The Global Commission on the Stability of Cyberspace (GCSC) today announced the release of its new Norm Package, featuring six new global norms to help promote the peaceful use of cyberspace. The norms were developed with the express purpose of being adopted by public and private sector actors towards an architecture to improve international security and stability in cyberspace.
“The GCSC has introduced universal norms that seek to address individual risks to the stability of cyberspace,” stated Marina Kaljurand, Chair of the GCSC. “We trust that decision makers within the government, private sector and civil society recognize that these norms will help guide how we as a global society define cyber stability. The interdependent nature of cyberspace demands established ‘rules of the road’ the global community can agree on—this effort is an important step in that direction.”
The norms introduced by the GCSC focus on the following areas:
- Norm to Avoid Tampering
- Norm Against Commandeering of ICT Devices into Botnets
- Norm for States to Create a Vulnerability Equities Process
- Norm to Reduce and Mitigate Significant Vulnerabilities
- Norm on Basic Cyber Hygiene as Foundational Defense
- Norm Against Offensive Cyber Operations by Non-State Actors
The complete GCSC Norm Package can be found here.
This Norm Package is the result of contributions and extensive consultations by GCSC Commissioners, advisory experts and the GCSC Research Advisory Group. It was finalized at the fourth full Commission meeting held in Singapore on September 19-20, which featured a public hearing to facilitate stakeholder engagement.
At the hearings, the proposed norms were discussed by senior representatives from the United Nations Office for Disarmament Affairs (UNODA), the United Nations Institute for Disarmament Research (UNIDIR), the UN Secretary-General’s High-Level Panel on Digital Cooperation, the Organization for Security and Co-operation in Europe (OSCE) and the European Union. Cyber coordinators and senior officials from Australia, Belgium, Canada, Estonia, Finland, France, Germany, Hungary, India, Japan, Kenya, Mexico, the Netherlands, New Zealand, Norway, Poland, Singapore, Switzerland, the United Kingdom and the United States participated in the meeting as well. Civil society and other organizations were also represented, including the Asia-Pacific Network Information Centre (APNIC), FIRST, ICANN, Microsoft, JPMorgan Chase, and the S. Rajaratnam School of International Studies, among others.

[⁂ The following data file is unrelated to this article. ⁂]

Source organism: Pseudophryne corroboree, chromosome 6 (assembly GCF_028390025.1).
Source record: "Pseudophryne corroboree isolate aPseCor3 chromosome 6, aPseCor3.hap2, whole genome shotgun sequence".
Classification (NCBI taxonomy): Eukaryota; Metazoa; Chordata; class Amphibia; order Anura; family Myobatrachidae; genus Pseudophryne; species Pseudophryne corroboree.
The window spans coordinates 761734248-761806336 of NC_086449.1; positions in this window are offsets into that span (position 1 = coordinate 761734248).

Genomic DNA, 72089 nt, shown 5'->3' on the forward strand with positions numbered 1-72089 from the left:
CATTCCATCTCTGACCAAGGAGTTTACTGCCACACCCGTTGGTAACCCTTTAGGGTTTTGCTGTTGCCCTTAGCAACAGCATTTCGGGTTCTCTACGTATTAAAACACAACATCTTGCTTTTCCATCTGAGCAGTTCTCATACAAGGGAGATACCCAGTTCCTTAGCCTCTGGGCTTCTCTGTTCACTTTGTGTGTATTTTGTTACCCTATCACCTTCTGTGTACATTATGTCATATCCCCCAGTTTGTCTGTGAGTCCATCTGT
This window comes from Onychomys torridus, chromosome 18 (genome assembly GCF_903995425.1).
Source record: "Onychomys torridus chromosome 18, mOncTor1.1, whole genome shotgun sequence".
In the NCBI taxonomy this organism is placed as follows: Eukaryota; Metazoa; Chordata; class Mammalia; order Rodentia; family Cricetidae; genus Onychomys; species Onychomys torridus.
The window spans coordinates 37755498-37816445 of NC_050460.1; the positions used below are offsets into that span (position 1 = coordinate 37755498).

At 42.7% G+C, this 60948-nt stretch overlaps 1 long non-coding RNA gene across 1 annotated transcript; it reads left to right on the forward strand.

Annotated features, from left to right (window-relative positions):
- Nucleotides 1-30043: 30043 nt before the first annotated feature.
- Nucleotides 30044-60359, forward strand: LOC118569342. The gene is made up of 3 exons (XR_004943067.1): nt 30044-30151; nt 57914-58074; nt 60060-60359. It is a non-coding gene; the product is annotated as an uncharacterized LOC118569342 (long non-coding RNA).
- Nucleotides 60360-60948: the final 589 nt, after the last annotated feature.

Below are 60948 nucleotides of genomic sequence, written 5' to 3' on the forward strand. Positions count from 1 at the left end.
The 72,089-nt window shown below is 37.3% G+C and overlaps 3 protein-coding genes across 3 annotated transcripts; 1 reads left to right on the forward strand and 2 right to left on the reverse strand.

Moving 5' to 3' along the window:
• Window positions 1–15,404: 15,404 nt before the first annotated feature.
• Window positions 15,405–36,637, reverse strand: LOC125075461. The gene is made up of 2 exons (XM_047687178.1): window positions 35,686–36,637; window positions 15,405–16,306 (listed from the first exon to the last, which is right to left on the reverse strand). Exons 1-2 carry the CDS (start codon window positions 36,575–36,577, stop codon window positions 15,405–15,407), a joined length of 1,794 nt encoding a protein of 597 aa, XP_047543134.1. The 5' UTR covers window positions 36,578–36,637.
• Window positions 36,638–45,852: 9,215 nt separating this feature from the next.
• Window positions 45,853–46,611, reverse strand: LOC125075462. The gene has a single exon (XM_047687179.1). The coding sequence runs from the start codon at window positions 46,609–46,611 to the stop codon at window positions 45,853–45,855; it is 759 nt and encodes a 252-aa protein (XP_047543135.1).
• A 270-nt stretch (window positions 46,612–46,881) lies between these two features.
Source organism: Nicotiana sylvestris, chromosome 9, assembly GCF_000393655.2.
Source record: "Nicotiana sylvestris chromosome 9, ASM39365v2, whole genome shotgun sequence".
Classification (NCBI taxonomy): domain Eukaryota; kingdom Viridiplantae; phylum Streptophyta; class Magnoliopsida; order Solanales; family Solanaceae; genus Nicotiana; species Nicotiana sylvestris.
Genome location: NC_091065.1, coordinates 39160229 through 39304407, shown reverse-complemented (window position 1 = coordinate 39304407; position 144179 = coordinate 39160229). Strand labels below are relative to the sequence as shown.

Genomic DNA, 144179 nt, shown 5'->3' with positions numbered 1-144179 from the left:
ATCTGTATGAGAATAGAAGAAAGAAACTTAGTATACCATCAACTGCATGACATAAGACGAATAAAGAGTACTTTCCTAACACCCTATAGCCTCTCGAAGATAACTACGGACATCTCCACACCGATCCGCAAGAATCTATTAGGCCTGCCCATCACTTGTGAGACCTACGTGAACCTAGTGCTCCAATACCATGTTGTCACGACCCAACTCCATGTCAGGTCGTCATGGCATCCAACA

“The calls for responsible behavior in cyberspace will only grow louder, in step with the very real risks cyber poses for international stability,” commented Izumi Nakamitsu, United Nations Under-Secretary-General and High Representative for Disarmament Affairs. “All stakeholders should continue the discussion on norms and what they represent in advancing a global understanding of what is—and what is not—acceptable, in cyberspace.”
The Norm Package builds on previous norms introduced by the GCSC concerning the disruption of elections through cyber attacks on electoral infrastructure and a Call to Protect the Public Core of the Internet. The Commission welcomes comments and suggestions from all stakeholders on wording and possible levers of implementation for each of the norm proposals to inform its future deliberations.
Launched at the Munich Security Conference in February 2017, the GCSC is a group of 28 prominent, independent leaders in cyberspace from 16 countries, including Chair Marina Kaljurand (Estonia) and Co-Chairs Latha Reddy (India) and Michael Chertoff (USA). Its mission is to enhance international peace, security and stability by developing norms and policy proposals to guide responsible state and non-state behavior in cyberspace.
The organization is facilitated by a Secretariat comprised of The Hague Centre for Strategic Studies and the EastWest Institute. To learn more and see the full list of Commissioners, visit www.cyberstability.org.
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